Insect Transmission of Xylella fastidiosa to Pecan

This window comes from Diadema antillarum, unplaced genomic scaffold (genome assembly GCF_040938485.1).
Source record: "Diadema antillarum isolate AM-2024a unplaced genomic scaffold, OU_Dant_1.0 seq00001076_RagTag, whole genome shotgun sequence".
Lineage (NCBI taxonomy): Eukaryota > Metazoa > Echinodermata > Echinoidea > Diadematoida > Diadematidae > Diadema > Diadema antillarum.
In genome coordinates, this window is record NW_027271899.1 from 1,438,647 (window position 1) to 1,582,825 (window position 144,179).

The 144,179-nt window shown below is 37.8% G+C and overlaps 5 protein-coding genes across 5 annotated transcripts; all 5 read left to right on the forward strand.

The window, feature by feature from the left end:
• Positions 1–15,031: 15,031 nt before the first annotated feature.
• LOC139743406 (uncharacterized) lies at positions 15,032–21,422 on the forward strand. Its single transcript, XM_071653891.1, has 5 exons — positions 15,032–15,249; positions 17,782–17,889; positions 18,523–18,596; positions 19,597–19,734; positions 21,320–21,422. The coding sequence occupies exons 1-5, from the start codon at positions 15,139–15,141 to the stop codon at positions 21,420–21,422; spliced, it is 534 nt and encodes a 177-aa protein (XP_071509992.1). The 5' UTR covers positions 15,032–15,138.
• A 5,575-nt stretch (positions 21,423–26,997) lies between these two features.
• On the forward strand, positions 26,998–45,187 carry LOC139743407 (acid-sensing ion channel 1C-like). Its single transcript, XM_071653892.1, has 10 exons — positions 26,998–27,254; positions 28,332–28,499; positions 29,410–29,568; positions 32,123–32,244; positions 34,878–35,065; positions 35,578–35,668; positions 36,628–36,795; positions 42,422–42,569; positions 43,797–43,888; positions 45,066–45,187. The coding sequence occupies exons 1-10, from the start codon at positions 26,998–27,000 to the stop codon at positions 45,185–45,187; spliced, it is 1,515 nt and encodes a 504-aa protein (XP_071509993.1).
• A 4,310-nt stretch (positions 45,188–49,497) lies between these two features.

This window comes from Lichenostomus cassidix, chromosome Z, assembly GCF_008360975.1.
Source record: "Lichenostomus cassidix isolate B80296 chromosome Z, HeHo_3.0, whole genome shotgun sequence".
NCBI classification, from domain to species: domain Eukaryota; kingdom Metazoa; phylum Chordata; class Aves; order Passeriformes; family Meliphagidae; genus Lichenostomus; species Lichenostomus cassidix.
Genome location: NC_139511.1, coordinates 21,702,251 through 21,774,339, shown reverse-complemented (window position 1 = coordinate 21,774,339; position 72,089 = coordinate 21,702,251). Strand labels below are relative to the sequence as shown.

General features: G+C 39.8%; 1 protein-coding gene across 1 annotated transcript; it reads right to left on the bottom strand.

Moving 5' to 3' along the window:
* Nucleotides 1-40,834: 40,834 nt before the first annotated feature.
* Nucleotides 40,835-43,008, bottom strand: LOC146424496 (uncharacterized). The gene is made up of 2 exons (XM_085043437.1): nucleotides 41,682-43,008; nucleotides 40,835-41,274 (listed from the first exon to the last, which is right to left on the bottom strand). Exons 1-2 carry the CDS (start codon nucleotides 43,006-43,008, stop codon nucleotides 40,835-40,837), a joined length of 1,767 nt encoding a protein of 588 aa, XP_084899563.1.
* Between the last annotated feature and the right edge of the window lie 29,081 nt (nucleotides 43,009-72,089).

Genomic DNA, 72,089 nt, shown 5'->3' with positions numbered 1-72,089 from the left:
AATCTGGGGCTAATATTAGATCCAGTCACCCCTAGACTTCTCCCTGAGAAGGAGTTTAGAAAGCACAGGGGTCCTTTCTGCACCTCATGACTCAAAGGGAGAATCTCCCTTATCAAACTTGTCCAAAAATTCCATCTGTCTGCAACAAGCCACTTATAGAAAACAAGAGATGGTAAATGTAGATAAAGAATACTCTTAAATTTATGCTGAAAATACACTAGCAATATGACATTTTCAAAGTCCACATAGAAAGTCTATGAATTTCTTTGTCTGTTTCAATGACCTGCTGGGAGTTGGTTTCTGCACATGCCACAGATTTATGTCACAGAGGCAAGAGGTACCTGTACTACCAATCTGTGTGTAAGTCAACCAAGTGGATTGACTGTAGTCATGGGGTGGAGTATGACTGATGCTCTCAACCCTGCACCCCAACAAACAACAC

Pecan bacterial leaf scorch (PBLS), caused by the bacterium Xylella fastidiosa, can cause economically significant crop loss to some pecan (Carya illinoinensis) cultivars in the southeastern United States. X. fastidiosa is typically vectored by spittlebugs (Cercopidae) and leafhoppers (Cicadellidae). Because no vector species had been reported for pecan, an attempt was made to identify potential vectors that are capable of acquiring the bacterium from infected pecan trees and transmitting to pecan. Several spittlebug, and leafhopper species collected from various sources, including sorghum and pecan, were tested as potential vectors of the pathogen from pecan to pecan. When tested in group, the pecan spittlebug, Clastoptera achatina; the Johnson-grass grass sharpshooter, Homalodisca insolita; and the glassy-winged sharpshooter (GWSS). Homalodisca vitripennis, had transmission rates to pecan of 11.4, 19.3. and 4%, respectively, following a pathogen acquisition period on infected pecan terminals. The pecan spittlebug is common in Pecan orchards in the southeastern United States, and the GWSS was observed on young vigorous Pecan shoots. Limited testing with the diamond-backed spittlebug, Lepyronia quadrangularis, and the lateral-lined sharpshooter. Cuerna costalis, suggested that these could lie occasional vectors of, X. fastidiosa to pecan. There is a need for Studies oil the identification and population dynamics of Cicadellidae that inhabit pecan orchards to determine if management of, vectors is needed in commercial pecan production to reduce the spread of PBLS.